Texans don't want their land taken for Trump's border wall — and that's playing into Bernie Sanders' hands

'Texas is turning blue, but it's turning blue slowly'

Sierra Juarez
Wednesday 04 March 2020 01:30
Bernie Sanders rallies in San Jose ahead of Super Tuesday

Beto O’Rourke, Wendy Davis, Hillary Clinton, Bernie Sanders. All of them — or at the very least their campaign supporters — swore to turn Texas blue. That’s not unique. For the last two decades, Democrats have vowed to flip the state, and leading up to Super Tuesday, liberals are once again promising success.

A University of Texas and Texas Tribune poll released in February showed Sanders placing first in the state among Democrats with about 24 per cent of the vote. Behind him is former Vice President Joe Biden with 22 per cent. Although the poll was released before moderate candidates Pete Buttigieg and Amy Klobuchar dropped out and threw their support behind Biden, bets are still on Sanders.

With Sanders projected as the favored Democratic candidate, some are wondering: Is 2020 the year Texas actually turns blue? Surely, they say, a democratic socialist advocating for Medicare for All in the lead means the state is more liberal than most might think.

They’re right in some ways, but the reality is that even if Sanders sweeps up the most votes in Texas and later becomes the Democratic nominee for president, he will almost certainly lose to President Donald Trump in the state when the general elections roll around.

“I think there tends to be an over-interpretation of primary results and general election performance. There’s really not much of a link here in Texas,” said Joshua Blank, the manager of polling and research at UT’s Texas Politics Project. “It’s not like we’re going to wake up on Wednesday morning and Texas is going to be blue. It doesn’t work that way.”

The Texas Democratic Party disagrees. As evidence, the party points to 2018, when Democrats won huge victories in the midterm elections. Communication director Abhi Rahman said issues like the border wall have mobilized Texans.

“[Donald Trump] wants to take away Texans’ land and build a border wall, and Texans don’t like that,” Rahman said. “That’s why his approval rating is so much lower in Texas than in other battleground states, and that’s why we’re going to beat him in 2020, no matter who the candidate is.”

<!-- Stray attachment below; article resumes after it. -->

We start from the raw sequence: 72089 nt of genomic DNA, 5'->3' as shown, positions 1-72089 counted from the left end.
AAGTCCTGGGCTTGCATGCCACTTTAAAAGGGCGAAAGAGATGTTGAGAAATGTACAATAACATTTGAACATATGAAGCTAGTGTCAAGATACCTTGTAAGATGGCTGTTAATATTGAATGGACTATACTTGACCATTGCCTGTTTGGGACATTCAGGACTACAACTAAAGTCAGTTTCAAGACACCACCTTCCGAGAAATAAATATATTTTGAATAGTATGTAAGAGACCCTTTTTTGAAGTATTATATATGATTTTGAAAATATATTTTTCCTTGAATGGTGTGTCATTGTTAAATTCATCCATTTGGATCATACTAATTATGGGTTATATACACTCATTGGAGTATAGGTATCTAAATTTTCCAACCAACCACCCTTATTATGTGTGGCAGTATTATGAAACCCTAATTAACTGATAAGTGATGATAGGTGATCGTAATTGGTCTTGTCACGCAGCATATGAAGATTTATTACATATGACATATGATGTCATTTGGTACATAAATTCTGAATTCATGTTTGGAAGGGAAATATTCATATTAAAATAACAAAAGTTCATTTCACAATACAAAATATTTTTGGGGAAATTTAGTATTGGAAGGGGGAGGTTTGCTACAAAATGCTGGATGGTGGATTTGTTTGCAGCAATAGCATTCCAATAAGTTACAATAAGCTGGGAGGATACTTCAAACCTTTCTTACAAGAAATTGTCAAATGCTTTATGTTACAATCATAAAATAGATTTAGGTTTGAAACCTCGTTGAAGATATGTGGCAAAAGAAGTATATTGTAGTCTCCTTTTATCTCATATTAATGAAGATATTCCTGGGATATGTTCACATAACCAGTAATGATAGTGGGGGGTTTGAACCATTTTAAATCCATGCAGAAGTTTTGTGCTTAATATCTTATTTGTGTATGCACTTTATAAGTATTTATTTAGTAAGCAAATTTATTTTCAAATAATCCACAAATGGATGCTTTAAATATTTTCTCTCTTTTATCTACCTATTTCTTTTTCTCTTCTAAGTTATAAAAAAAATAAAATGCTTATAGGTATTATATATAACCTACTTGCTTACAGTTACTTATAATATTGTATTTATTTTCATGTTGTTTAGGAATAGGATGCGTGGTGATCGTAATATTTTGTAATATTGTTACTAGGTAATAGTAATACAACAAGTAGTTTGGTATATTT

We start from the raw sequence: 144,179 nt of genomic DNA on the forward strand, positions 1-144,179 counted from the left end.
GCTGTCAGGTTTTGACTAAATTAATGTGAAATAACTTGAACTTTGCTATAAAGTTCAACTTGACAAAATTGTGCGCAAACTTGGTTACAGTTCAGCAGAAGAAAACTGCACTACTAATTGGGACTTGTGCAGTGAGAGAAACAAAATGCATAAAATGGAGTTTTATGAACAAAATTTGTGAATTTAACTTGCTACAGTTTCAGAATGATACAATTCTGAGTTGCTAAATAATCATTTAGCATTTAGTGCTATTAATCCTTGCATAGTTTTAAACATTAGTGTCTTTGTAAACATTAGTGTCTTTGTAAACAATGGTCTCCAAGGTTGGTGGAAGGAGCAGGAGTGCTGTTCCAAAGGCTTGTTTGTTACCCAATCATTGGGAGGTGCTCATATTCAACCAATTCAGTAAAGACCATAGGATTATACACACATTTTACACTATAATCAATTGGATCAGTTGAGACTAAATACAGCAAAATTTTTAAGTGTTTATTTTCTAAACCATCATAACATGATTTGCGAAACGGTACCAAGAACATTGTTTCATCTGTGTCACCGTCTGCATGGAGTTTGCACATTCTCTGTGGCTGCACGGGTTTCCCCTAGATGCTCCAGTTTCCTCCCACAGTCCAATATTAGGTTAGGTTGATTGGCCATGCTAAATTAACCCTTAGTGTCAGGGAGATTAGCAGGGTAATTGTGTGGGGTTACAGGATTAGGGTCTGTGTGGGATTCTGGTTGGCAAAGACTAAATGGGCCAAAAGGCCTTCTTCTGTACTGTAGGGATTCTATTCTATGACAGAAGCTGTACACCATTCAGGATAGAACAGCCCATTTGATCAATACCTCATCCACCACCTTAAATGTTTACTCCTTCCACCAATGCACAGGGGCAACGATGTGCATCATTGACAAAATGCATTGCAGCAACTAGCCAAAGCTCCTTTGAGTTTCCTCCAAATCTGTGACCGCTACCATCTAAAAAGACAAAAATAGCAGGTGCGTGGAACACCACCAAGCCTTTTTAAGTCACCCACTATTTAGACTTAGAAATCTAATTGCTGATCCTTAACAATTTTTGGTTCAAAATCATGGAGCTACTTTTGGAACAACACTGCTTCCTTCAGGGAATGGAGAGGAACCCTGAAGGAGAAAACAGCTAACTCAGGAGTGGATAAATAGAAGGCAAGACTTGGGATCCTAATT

One of the things propping up Sanders for Super Tuesday is his active base, even in Southern states, Texas political expert Cal Jillson of Southern Methodist University told me.

“He just narrowly lost the nomination in 2016, so [he has] all of that experience, all of that fundraising expertise, all of the volunteers, all of the Bernie Bros, and others who were waiting for the return of Bernie,” Jillson said.

Sanders also performed well with Hispanic voters. And in a state like Texas that’s growing at the rate of nine Hispanic residents for every white resident, Sanders may have fertile territory to get ahead.

The Vermont Senator also owes thanks to the moderate Democratic candidates who divided the field. Their voters have been split between several choices. To put it bluntly – and very Texan – votes for moderates like Michael Bloomberg are “coming out of Biden’s hide,” as Jillson puts it. The divided playing field is making Sanders look more successful in Texas than he actually is.

So despite the Democratic Party’s gusto, political experts say they shouldn’t get their hopes up just yet. In Texas, Trump still out-polls all of the potential Democratic nominees, including Sanders, sometimes by as much as 10 points.

It comes down to the fact that Sanders is too left-leaning for most of the state. Political analysts don’t imagine him doing well with some voters like white suburban women.

“Everything we know about the policy preferences of Texas voters would suggest that Bernie Sanders is notably to the left of the median Texas voter,” Rice University political scientist Mark P Jones says.

While a potential Sanders win and a high Democratic turnout could make for international headlines about Texas turning blue, the results won’t be exactly what people think. Texas is not the new California or New York.

“Texas is turning blue, but it’s turning blue slowly,” Jillson says.

What people should keep their eyes on is how Sanders will stack up in comparison to Trump in November if he wins the nomination. That’s the national race that will expose whether conservatives are really losing ground in Texas. As of now, all of this support for Bernie might not turn Texas blue. But keep an eye out: there’s a chance the state could swing purple one day.

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